The WIX business model is going to face the same challenges the freemium video game makers have faced. If you're a video game maker and a game gets popular, you might be forced to add levels, or upgrades in order to keep the users engaged. More timeless games like Tetris, or one of my personal favorites 2048 - are essentially a code base that isn't developed on much .... but typically game makers are forced to come up with something new. WIX is going to have to scale it's customer service (and IT) department as the number of paying users increase. Given that WIX marketing strategy & software is targeted to the 'do-it-yourself' newbie ... the company is likely going to attract lots of customers who have questions about how things work. By the looks of things, WIX isn't handling customer service very well, and that will only hurt the brand as it attempts to scale the business into profitability. While the businesses are different, the freemium model always relies on the next 'big hit' and in WIX's case, converting members to paying customers which as we already discussed - is not something a large number of people need or want to pay for.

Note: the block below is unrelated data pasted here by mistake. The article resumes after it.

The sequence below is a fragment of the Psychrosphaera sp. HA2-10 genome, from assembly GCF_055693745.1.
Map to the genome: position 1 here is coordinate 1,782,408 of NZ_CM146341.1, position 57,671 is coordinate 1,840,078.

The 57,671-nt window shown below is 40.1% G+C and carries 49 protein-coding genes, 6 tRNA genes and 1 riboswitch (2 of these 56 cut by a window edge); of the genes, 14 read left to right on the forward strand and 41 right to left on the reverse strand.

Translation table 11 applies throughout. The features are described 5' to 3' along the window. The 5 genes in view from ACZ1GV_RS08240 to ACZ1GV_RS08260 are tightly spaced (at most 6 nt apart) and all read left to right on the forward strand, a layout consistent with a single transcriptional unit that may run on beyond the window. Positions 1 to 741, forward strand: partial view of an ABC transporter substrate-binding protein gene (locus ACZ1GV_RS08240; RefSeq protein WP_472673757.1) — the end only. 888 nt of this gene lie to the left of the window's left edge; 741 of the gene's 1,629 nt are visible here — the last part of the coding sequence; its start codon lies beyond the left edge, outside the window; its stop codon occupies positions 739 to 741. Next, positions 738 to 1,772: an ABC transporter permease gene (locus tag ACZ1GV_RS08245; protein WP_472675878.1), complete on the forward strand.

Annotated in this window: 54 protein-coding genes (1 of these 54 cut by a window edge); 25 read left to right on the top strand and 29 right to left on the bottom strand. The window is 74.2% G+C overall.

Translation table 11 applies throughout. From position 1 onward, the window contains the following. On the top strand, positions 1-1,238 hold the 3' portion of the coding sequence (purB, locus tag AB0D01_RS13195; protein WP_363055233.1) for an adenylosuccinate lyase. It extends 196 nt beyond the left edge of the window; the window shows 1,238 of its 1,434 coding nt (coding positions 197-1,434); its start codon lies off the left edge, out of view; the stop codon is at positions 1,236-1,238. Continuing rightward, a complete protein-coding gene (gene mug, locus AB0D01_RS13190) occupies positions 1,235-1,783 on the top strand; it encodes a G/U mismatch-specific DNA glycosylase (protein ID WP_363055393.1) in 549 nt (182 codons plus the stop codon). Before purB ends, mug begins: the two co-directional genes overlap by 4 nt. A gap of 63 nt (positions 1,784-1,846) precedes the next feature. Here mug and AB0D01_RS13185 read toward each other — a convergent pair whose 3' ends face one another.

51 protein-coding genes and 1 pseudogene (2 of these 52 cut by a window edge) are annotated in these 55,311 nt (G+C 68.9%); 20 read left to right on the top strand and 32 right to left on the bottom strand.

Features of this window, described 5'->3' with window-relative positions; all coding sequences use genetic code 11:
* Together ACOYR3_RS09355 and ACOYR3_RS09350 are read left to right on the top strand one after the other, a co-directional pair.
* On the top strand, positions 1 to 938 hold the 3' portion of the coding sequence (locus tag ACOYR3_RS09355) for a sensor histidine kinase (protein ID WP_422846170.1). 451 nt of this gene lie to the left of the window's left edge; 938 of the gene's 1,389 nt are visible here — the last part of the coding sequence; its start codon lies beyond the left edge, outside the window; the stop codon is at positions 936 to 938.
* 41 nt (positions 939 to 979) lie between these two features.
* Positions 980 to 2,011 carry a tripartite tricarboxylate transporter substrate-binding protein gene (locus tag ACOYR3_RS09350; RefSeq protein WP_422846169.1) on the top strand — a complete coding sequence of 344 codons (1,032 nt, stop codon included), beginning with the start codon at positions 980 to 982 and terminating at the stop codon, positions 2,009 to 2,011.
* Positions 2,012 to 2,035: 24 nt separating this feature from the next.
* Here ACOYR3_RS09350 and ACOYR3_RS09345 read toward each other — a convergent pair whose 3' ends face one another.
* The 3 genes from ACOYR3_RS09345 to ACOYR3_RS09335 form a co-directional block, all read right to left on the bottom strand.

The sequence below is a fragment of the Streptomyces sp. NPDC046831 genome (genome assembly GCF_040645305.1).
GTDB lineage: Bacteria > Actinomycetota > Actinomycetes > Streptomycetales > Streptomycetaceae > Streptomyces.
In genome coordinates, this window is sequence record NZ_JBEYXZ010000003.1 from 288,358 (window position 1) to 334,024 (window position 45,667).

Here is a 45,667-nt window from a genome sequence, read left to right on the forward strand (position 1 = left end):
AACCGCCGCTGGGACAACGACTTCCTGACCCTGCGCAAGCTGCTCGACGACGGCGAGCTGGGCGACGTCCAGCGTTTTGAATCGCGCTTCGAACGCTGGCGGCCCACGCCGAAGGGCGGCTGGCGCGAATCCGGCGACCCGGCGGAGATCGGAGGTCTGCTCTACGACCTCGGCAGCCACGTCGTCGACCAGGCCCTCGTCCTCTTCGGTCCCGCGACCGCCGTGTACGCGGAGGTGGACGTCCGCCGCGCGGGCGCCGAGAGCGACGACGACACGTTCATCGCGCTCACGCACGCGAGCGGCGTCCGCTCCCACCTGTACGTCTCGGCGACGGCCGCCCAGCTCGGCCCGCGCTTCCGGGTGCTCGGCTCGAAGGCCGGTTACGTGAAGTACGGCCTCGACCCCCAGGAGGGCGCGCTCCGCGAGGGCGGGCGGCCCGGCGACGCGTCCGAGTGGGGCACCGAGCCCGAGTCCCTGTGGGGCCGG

There are other ways for WIX to make money.

They do have a rather large user base. Who knows how many are duplicate accounts, or spammy/porn type webmasters who are just using WIX because it's free backlinks - either way, WIX can make money with the type of users they have access to.


  • They could offer to setup the site like competitor WEB.com does. Or offer a 'premium' tier of support that is actually decent.
  • They could display 3rd party ads on the websites that don't pay a monthly fee. This could actually work in converting existing members into paying users too. Think about it - if I have a free website and the only ads that appear are WIX.com ads ... what do I care? However, if my competitors, or ads I don't like start showing up, it might convert me into a paying customer for that reason alone.